Today we have a film from Chuck Norris’s moustache era. The man and his beard have been inseparable for over thirty years, now, but there was a time when Chuck was rocking the kind of facial hair that could compete with the era’s porn stars. It was not quite on the level of Tom Selleck’s scrub brush, but he wore it well.
Released in 1980, The Octagon was directed by Eric Karson from a screenplay by Leigh Chapman.
Chuck plays Scott James, a former professional martial arts champion. He and his best friend and former rival, A.J. (Art Hindle), are taking in a swanky dance performance. James hits it off with the lead dancer, Nancy (Kim Lankford), and later takes her back to her home. But, something is wrong. James can sense it. And so can we, as the filmmakers chose to record a very weird voiceover of James’s thoughts.
The voiceover is used at various times throughout the film (check out the trailer, above — it has snippets of the voiceover in it), and the best term I can use to describe it is ‘creepy.’ It’s a multitrack whisper with reverb layered on top and it’s far more distracting than it is helpful. I’m not bothered by voiceovers in movies, but this film could have done without the peeks into James’s head.
James’s spidey sense was right, though. There are intruders in the house, and they are ninja! They attack James and Nancy. James fights them off, but not before they deliver a fatal blow to Nancy. Further investigation of the house reveals that the ninja massacred Nancy’s entire family beforehand. It’s a tragedy, and also a massive coincidence that James happened to be on hand. Not because he could fend off a ninja attack, but because James happens to be the only person in the world who knows the origins of these ninja.
According to this flick’s lore, there are only two true ninja left in the world. One of them is James. The other one is his adoptive brother, Seikura (Tadashi Yamashita). When they were younger, Seikura was banished from ninja training because he violated some arcane rules of honor. All he did was snatch a sword out of James’s hands, and that was enough for the sensei, Isawa (John Fujioka), to exile Seikura from the ninja order for life. As origin stories go, it’s as thin as tissue paper.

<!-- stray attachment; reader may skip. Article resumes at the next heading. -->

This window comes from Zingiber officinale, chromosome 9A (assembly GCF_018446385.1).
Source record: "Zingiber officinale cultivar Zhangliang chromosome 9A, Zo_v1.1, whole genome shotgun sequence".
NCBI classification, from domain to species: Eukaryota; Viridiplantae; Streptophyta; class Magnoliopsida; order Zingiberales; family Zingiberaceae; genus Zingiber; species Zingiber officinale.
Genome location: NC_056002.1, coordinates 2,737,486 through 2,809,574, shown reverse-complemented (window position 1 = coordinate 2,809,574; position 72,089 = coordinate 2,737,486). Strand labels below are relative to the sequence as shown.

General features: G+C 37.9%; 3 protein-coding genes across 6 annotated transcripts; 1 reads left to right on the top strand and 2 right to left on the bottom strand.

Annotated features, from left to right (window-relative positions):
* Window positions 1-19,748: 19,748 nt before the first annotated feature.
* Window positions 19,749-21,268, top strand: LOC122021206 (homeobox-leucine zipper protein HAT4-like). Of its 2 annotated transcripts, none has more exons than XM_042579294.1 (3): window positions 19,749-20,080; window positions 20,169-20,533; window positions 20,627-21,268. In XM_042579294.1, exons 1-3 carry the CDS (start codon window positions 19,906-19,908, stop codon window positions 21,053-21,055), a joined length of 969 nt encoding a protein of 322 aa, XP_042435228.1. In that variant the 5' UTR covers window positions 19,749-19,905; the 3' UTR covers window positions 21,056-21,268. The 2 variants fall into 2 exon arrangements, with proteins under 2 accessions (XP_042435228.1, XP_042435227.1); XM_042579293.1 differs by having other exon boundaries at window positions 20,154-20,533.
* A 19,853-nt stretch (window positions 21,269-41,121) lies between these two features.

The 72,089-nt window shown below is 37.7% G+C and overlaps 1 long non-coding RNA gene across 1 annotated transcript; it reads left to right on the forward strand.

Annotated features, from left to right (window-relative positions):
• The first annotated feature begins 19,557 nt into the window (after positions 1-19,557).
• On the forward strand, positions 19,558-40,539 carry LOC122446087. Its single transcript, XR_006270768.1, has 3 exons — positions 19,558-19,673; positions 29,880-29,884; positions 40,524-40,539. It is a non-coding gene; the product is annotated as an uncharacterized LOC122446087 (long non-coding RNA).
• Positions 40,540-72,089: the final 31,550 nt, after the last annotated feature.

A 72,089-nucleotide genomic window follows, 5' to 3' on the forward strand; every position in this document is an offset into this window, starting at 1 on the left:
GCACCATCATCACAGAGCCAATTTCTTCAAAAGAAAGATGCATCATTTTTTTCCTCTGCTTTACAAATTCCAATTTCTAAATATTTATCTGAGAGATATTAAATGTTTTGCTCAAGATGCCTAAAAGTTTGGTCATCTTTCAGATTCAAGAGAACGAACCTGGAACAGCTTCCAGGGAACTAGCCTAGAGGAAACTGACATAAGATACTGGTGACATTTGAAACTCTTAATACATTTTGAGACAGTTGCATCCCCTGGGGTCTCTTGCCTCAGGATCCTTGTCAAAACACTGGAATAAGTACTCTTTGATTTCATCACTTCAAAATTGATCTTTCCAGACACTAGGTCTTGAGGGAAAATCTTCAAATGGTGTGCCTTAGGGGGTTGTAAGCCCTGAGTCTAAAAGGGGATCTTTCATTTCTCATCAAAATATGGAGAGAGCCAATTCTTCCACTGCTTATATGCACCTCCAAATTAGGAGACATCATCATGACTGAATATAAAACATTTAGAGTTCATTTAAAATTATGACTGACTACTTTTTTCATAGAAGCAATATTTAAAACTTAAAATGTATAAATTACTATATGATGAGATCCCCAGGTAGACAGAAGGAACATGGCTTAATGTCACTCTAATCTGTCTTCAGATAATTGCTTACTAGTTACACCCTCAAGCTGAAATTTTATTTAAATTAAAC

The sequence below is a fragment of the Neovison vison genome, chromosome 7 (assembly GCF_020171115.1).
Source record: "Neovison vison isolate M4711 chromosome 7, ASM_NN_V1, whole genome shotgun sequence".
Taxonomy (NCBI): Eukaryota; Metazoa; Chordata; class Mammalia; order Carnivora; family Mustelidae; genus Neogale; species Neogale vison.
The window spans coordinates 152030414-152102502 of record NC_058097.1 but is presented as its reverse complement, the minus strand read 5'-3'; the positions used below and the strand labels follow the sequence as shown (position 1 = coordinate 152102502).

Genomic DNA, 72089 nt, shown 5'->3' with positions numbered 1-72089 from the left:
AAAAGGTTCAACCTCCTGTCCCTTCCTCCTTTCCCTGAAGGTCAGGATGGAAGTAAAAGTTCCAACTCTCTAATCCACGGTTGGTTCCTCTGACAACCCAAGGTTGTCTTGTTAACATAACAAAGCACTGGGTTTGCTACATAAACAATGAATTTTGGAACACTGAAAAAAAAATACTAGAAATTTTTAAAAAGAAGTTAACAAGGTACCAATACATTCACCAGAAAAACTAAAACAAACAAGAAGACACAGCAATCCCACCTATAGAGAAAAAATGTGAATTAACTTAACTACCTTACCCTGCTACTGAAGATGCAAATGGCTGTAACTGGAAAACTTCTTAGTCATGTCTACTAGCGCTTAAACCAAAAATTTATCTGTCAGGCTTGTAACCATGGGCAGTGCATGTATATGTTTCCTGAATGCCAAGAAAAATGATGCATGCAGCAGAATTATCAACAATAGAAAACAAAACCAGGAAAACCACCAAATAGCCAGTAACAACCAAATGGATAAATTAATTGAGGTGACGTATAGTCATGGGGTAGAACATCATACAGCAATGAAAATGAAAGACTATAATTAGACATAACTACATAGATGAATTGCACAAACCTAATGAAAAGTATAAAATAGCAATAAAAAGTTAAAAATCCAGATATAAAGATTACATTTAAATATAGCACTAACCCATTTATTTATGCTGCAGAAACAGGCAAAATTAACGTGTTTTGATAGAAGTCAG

These days, Seikura is running a ninja training camp somewhere in Mexico. Part of the set is shaped like an octagon, giving the film its name.
The people recruited for Seikura’s ninja school aren’t the most impressive prospects. As a group, they seem unmotivated and unskilled. About halfway through the film, one of Seikura’s trainers tells him the current crop is ready to graduate, and a viewer will be hard-pressed to see any evidence of this. Seikura may be a ninja, but he’s a shitty teacher. Most of the blame has to fall to Karson, however. It was his responsibility to make this group of cast members believable, and he failed.
Those folk couldn’t possibly play ninja, but the good news for viewers is that there are plenty of other ninja in the film for Chuck to rough up. They crop up at different times, clothed head to toe in black, even in daylight scenes. Ninja outfits are a silly trope that films of the era did to death. Since this is a shitty action flick, it adds to the charm.
The plot has some twists and turns, mostly involving a newspaper heiress, Justine (Karen Carlson), being targeted by the ninja. All of it leads to an ass-kicking finale at the ninja camp. Chuck is merciless in this finale, killing just about everyone he sees. Then, of course, comes the climactic fight with Seikura. We all know how it ends.
This film has only two main elements: Chuck Norris and ninja. Everything in the film exists to get Chuck in the same room with people whom he can fight. All other considerations are secondary. It doesn’t matter if the plot is consistent, believable, or coherent. Since the plot was treated as an afterthought, scenes where Chuck isn’t kicking ass are a bit of a slog to get through. That hurts its placement on the Watchability Index, pushing it down to #100, between The Humanity Bureau and Burial Ground.